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"Notwithstanding, as a dog hath a day, so may I perchance have time to declare it in deeds." [Queen Elizabeth, 1550]Phrase put on the dog "get dressed up" (1934) may refer back to the stiff stand-up shirt collars that in the 1890s were the height of male fashion (and were known as dog-collars at least from 1883), with reference to collars worn by dogs. The common Sp. word for "dog," perro, also is a mystery word of unknown origin, perhaps from Iberian.
"It is ill wakyng of a sleapyng dogge." [Heywood, 1562]
barking dogs, bird dog, cats and dogs, dog it, dog's-nose, dog tags, dog up, dog-wagon, fuck the dog, the hair of the dog, hot diggety, hot dog, hound dog, it shouldn't happen to a dog, pup tent, put on the ritz, rain cats and dogs, red dog, road dog, see a man about a dog, short dog, top dog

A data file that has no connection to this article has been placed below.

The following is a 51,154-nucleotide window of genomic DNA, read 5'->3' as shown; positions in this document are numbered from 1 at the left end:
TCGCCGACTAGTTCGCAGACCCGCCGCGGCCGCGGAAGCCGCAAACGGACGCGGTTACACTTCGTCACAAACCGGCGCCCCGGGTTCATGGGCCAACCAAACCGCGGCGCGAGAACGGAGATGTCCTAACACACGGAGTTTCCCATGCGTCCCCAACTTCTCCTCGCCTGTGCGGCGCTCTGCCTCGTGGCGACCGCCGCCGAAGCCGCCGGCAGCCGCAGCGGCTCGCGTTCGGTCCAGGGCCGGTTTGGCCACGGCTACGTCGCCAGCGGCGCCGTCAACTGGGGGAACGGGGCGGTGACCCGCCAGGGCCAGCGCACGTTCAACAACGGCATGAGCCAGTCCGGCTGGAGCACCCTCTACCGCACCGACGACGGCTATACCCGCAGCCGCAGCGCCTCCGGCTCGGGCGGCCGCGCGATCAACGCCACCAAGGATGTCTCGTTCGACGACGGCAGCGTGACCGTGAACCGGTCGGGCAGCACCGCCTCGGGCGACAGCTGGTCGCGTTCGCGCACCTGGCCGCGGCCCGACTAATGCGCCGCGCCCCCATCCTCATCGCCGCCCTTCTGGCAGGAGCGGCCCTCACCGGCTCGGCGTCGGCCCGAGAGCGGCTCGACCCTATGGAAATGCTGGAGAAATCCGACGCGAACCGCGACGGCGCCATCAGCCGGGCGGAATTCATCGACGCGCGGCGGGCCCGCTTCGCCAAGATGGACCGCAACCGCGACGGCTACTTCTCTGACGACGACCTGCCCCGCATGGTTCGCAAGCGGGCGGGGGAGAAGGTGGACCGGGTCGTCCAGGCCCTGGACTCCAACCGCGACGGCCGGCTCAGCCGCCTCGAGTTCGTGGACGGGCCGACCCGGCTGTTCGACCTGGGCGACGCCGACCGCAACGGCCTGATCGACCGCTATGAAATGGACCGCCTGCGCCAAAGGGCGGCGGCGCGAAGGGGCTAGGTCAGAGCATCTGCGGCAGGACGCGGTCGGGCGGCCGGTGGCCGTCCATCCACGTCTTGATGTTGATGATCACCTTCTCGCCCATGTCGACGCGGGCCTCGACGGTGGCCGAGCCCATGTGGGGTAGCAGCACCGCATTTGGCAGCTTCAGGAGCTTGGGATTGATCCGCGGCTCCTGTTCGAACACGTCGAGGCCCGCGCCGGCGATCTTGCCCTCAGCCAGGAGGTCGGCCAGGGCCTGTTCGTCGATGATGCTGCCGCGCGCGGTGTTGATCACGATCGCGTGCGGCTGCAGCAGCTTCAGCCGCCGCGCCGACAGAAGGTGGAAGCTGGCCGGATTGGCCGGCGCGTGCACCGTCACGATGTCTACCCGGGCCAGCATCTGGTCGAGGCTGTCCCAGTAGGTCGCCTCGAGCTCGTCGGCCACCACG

frequently mentioned both in the Old and New Testaments. Dogs were used by the Hebrews as a watch for their houses (Isa. 56:10), and for guarding their flocks (Job 30:1). There were also then as now troops of semi-wild dogs that wandered about devouring dead bodies and the offal of the streets (1 Kings 14:11; 16:4; 21:19, 23; 22:38; Ps. 59:6, 14). As the dog was an unclean animal, the terms "dog," "dog's head," "dead dog," were used as terms of reproach or of humiliation (1 Sam. 24:14; 2 Sam. 3:8; 9:8; 16:9). Paul calls false apostles "dogs" (Phil. 3:2). Those who are shut out of the kingdom of heaven are also so designated (Rev. 22:15). Persecutors are called "dogs" (Ps. 22:16). Hazael's words, "Thy servant which is but a dog" (2 Kings 8:13), are spoken in mock humility=impossible that one so contemptible as he should attain to such power.